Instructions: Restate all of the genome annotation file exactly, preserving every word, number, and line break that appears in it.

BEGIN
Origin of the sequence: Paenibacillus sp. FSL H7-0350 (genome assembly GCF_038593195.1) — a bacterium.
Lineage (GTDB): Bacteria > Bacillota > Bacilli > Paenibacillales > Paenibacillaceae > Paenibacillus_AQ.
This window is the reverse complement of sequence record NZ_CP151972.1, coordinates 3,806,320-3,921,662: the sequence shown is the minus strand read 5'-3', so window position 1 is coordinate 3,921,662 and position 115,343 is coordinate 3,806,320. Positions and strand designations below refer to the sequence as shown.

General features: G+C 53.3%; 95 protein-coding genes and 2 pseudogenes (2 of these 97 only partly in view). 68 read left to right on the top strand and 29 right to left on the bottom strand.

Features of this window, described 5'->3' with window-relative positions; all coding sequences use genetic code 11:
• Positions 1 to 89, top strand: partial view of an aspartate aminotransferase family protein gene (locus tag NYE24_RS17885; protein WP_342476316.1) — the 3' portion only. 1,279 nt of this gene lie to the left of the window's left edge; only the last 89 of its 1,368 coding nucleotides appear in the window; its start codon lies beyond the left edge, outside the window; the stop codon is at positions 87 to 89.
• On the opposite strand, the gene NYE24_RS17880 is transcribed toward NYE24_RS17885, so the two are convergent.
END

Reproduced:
Origin of the sequence: Paenibacillus sp. FSL H7-0350 (genome assembly GCF_038593195.1) — a bacterium.
Lineage (GTDB): Bacteria > Bacillota > Bacilli > Paenibacillales > Paenibacillaceae > Paenibacillus_AQ.
This window is the reverse complement of sequence record NZ_CP151972.1, coordinates 3,806,320-3,921,662: the sequence shown is the minus strand read 5'-3', so window position 1 is coordinate 3,921,662 and position 115,343 is coordinate 3,806,320. Positions and strand designations below refer to the sequence as shown.

General features: G+C 53.3%; 95 protein-coding genes and 2 pseudogenes (2 of these 97 only partly in view). 68 read left to right on the top strand and 29 right to left on the bottom strand.

Features of this window, described 5'->3' with window-relative positions; all coding sequences use genetic code 11:
• Positions 1 to 89, top strand: partial view of an aspartate aminotransferase family protein gene (locus tag NYE24_RS17885; protein WP_342476316.1) — the 3' portion only. 1,279 nt of this gene lie to the left of the window's left edge; only the last 89 of its 1,368 coding nucleotides appear in the window; its start codon lies beyond the left edge, outside the window; the stop codon is at positions 87 to 89.
• On the opposite strand, the gene NYE24_RS17880 is transcribed toward NYE24_RS17885, so the two are convergent.